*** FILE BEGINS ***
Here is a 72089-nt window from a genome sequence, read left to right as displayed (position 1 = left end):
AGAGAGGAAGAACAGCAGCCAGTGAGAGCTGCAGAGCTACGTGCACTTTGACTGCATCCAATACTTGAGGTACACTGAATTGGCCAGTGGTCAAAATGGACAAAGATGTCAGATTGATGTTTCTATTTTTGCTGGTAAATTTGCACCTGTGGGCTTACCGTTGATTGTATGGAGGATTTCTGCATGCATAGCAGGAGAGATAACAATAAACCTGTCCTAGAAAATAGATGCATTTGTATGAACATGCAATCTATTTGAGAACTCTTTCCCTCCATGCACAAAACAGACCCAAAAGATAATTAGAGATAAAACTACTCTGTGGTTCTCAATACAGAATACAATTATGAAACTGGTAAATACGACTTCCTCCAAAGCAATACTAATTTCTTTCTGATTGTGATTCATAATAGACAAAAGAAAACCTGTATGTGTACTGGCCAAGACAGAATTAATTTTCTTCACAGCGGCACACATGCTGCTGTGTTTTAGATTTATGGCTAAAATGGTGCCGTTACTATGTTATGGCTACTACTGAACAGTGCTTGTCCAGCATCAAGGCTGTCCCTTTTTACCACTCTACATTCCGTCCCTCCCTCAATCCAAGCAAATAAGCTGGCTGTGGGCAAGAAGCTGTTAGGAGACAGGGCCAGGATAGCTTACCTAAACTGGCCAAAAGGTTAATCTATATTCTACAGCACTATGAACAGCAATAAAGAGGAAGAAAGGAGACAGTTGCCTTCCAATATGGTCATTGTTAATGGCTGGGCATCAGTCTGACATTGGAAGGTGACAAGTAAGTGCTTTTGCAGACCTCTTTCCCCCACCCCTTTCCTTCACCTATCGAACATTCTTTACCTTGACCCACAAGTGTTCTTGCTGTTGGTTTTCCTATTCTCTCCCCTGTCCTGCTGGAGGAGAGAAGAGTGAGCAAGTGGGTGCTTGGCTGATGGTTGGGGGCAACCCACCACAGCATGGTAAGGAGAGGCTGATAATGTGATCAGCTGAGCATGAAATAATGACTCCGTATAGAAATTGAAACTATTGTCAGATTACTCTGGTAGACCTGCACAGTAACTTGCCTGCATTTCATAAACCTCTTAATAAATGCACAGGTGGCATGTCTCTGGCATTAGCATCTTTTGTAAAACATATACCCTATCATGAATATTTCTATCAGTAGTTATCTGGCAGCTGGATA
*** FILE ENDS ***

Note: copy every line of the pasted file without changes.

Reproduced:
Here is a 72089-nt window from a genome sequence, read left to right as displayed (position 1 = left end):
AGAGAGGAAGAACAGCAGCCAGTGAGAGCTGCAGAGCTACGTGCACTTTGACTGCATCCAATACTTGAGGTACACTGAATTGGCCAGTGGTCAAAATGGACAAAGATGTCAGATTGATGTTTCTATTTTTGCTGGTAAATTTGCACCTGTGGGCTTACCGTTGATTGTATGGAGGATTTCTGCATGCATAGCAGGAGAGATAACAATAAACCTGTCCTAGAAAATAGATGCATTTGTATGAACATGCAATCTATTTGAGAACTCTTTCCCTCCATGCACAAAACAGACCCAAAAGATAATTAGAGATAAAACTACTCTGTGGTTCTCAATACAGAATACAATTATGAAACTGGTAAATACGACTTCCTCCAAAGCAATACTAATTTCTTTCTGATTGTGATTCATAATAGACAAAAGAAAACCTGTATGTGTACTGGCCAAGACAGAATTAATTTTCTTCACAGCGGCACACATGCTGCTGTGTTTTAGATTTATGGCTAAAATGGTGCCGTTACTATGTTATGGCTACTACTGAACAGTGCTTGTCCAGCATCAAGGCTGTCCCTTTTTACCACTCTACATTCCGTCCCTCCCTCAATCCAAGCAAATAAGCTGGCTGTGGGCAAGAAGCTGTTAGGAGACAGGGCCAGGATAGCTTACCTAAACTGGCCAAAAGGTTAATCTATATTCTACAGCACTATGAACAGCAATAAAGAGGAAGAAAGGAGACAGTTGCCTTCCAATATGGTCATTGTTAATGGCTGGGCATCAGTCTGACATTGGAAGGTGACAAGTAAGTGCTTTTGCAGACCTCTTTCCCCCACCCCTTTCCTTCACCTATCGAACATTCTTTACCTTGACCCACAAGTGTTCTTGCTGTTGGTTTTCCTATTCTCTCCCCTGTCCTGCTGGAGGAGAGAAGAGTGAGCAAGTGGGTGCTTGGCTGATGGTTGGGGGCAACCCACCACAGCATGGTAAGGAGAGGCTGATAATGTGATCAGCTGAGCATGAAATAATGACTCCGTATAGAAATTGAAACTATTGTCAGATTACTCTGGTAGACCTGCACAGTAACTTGCCTGCATTTCATAAACCTCTTAATAAATGCACAGGTGGCATGTCTCTGGCATTAGCATCTTTTGTAAAACATATACCCTATCATGAATATTTCTATCAGTAGTTATCTGGCAGCTGGATA